Feel like you’re trapped in a cage with your competitors? Too close for comfort? Clawing at each other day in and day out? Inevitable? Hardly. But you’re not alone.

In 1934, Moscow University professor G. F. Gause published the results of a landmark study. He placed small animals in a bottle with an ample amount of food. If the animals were of the same genus and a different species, they were able to live together peaceably. However, if the animals were of the same genus and the same species, they were not able to coexist (sound familiar?) This led to the Principle of Competitive Exclusion, which states that no two species can coexist that make their living in the identical way.

Open the newspaper and read about the companies that are struggling and it’s a good bet one of the reasons is their failure to heed the Principle of Competitive Exclusion. They are stuck doing the same things in the same way as their competition. Jeff Immelt, chairman and CEO of General Electric, understood the importance of differentiation when he wrote, “GE must look different . . . act different . . . be different . . . to excel in the years ahead.” Notice he didn’t write that GE must be “better.” He specifically chose the word different and used it three times to emphasize his company’s understanding that the road to business success is paved with differentiation from the competition.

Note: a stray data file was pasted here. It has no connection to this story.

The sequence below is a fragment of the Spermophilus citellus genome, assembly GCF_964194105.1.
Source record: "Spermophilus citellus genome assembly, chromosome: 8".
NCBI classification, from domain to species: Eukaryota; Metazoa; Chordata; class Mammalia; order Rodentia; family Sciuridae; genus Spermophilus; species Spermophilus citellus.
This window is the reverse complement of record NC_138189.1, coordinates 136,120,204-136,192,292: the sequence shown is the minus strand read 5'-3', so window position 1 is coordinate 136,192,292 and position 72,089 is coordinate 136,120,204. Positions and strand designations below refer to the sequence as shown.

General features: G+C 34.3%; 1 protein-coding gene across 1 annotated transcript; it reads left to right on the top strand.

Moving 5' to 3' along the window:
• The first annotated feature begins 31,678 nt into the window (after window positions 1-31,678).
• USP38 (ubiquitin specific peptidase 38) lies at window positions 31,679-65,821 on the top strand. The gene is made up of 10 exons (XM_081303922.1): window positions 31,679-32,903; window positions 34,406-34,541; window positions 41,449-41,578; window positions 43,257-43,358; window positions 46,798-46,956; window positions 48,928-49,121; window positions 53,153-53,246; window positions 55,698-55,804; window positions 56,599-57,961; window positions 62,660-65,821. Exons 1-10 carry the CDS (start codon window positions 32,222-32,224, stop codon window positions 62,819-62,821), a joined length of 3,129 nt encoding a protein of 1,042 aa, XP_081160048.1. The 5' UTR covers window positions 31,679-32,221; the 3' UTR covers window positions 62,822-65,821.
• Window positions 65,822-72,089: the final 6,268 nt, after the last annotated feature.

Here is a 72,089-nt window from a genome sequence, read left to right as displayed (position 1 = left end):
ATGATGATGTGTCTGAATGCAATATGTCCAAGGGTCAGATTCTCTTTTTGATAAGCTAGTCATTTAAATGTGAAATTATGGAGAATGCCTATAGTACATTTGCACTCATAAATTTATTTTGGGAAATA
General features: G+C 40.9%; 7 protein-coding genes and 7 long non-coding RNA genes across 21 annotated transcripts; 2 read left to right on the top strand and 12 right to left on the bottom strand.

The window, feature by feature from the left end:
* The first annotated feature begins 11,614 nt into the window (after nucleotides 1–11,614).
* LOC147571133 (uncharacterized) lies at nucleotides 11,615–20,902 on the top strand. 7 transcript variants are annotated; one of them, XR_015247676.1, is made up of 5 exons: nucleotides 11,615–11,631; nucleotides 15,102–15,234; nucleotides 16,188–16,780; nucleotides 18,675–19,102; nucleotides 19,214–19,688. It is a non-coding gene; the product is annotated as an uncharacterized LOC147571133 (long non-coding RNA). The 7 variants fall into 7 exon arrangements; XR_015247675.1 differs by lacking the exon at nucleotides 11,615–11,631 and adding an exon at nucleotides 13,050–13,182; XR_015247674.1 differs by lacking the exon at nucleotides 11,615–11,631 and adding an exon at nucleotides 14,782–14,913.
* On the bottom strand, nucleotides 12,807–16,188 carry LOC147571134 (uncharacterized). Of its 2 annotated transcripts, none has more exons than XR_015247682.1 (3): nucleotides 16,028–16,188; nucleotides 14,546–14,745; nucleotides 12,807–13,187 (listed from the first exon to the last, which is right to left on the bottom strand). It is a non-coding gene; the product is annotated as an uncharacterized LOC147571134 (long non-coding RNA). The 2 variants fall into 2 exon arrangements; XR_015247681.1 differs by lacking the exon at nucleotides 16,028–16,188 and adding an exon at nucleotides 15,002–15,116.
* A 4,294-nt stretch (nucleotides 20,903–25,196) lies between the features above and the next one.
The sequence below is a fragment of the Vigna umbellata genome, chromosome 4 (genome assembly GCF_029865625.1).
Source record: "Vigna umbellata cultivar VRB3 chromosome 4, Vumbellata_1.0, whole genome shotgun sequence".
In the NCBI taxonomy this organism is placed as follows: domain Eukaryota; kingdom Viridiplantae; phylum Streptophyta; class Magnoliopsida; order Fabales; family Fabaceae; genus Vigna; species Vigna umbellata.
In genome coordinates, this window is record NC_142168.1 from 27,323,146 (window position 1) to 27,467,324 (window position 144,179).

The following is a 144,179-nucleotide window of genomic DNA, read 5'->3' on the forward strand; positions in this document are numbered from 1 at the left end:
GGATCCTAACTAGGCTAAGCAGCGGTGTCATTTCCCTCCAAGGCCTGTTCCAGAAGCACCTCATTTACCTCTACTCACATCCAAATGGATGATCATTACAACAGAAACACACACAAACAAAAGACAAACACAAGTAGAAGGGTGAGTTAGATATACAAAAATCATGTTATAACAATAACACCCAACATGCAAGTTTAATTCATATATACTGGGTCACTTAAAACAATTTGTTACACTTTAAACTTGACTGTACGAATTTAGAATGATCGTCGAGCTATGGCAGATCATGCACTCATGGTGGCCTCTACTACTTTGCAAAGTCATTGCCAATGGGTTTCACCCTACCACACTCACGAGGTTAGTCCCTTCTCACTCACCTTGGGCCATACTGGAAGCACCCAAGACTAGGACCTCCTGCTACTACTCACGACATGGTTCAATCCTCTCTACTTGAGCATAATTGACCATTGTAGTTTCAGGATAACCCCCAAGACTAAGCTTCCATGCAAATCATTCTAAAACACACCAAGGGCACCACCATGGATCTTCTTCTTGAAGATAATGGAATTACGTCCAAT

How exactly are you different from your competitors? Think beyond product features. How does your strategic approach differ from that of the competition? If you can’t answer that question, one of you may soon be lunch.

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